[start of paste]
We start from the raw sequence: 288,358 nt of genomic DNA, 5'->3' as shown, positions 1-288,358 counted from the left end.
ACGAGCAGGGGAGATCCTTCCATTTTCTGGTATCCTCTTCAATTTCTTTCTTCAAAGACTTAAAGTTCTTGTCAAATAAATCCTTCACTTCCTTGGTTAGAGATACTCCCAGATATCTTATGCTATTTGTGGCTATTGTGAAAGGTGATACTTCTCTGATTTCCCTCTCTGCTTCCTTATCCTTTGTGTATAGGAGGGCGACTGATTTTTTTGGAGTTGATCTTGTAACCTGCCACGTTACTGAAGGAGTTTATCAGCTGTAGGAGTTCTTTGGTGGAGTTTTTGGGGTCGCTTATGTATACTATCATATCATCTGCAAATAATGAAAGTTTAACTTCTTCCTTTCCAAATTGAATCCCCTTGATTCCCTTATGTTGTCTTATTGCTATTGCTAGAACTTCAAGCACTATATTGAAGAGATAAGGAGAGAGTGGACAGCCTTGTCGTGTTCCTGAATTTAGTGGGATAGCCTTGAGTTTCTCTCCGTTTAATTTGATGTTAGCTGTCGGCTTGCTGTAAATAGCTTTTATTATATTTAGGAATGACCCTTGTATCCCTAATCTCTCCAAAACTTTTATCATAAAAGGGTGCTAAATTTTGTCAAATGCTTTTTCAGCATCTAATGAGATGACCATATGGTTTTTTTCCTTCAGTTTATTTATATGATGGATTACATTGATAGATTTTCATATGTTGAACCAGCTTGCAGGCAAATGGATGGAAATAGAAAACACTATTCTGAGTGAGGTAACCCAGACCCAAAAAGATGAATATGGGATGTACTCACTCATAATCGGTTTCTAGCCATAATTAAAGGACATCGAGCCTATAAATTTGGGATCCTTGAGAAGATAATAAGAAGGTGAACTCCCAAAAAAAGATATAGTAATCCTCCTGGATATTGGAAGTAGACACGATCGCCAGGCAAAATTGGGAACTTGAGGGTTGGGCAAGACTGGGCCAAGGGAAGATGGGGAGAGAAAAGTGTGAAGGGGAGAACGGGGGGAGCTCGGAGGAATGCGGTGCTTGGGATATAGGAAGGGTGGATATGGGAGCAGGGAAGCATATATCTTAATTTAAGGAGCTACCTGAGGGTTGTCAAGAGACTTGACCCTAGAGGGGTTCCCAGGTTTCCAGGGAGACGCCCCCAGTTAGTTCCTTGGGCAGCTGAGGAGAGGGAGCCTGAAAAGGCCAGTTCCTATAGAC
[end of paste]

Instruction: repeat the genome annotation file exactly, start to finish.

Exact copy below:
We start from the raw sequence: 288,358 nt of genomic DNA, 5'->3' as shown, positions 1-288,358 counted from the left end.
ACGAGCAGGGGAGATCCTTCCATTTTCTGGTATCCTCTTCAATTTCTTTCTTCAAAGACTTAAAGTTCTTGTCAAATAAATCCTTCACTTCCTTGGTTAGAGATACTCCCAGATATCTTATGCTATTTGTGGCTATTGTGAAAGGTGATACTTCTCTGATTTCCCTCTCTGCTTCCTTATCCTTTGTGTATAGGAGGGCGACTGATTTTTTTGGAGTTGATCTTGTAACCTGCCACGTTACTGAAGGAGTTTATCAGCTGTAGGAGTTCTTTGGTGGAGTTTTTGGGGTCGCTTATGTATACTATCATATCATCTGCAAATAATGAAAGTTTAACTTCTTCCTTTCCAAATTGAATCCCCTTGATTCCCTTATGTTGTCTTATTGCTATTGCTAGAACTTCAAGCACTATATTGAAGAGATAAGGAGAGAGTGGACAGCCTTGTCGTGTTCCTGAATTTAGTGGGATAGCCTTGAGTTTCTCTCCGTTTAATTTGATGTTAGCTGTCGGCTTGCTGTAAATAGCTTTTATTATATTTAGGAATGACCCTTGTATCCCTAATCTCTCCAAAACTTTTATCATAAAAGGGTGCTAAATTTTGTCAAATGCTTTTTCAGCATCTAATGAGATGACCATATGGTTTTTTTCCTTCAGTTTATTTATATGATGGATTACATTGATAGATTTTCATATGTTGAACCAGCTTGCAGGCAAATGGATGGAAATAGAAAACACTATTCTGAGTGAGGTAACCCAGACCCAAAAAGATGAATATGGGATGTACTCACTCATAATCGGTTTCTAGCCATAATTAAAGGACATCGAGCCTATAAATTTGGGATCCTTGAGAAGATAATAAGAAGGTGAACTCCCAAAAAAAGATATAGTAATCCTCCTGGATATTGGAAGTAGACACGATCGCCAGGCAAAATTGGGAACTTGAGGGTTGGGCAAGACTGGGCCAAGGGAAGATGGGGAGAGAAAAGTGTGAAGGGGAGAACGGGGGGAGCTCGGAGGAATGCGGTGCTTGGGATATAGGAAGGGTGGATATGGGAGCAGGGAAGCATATATCTTAATTTAAGGAGCTACCTGAGGGTTGTCAAGAGACTTGACCCTAGAGGGGTTCCCAGGTTTCCAGGGAGACGCCCCCAGTTAGTTCCTTGGGCAGCTGAGGAGAGGGAGCCTGAAAAGGCCAGTTCCTATAGAC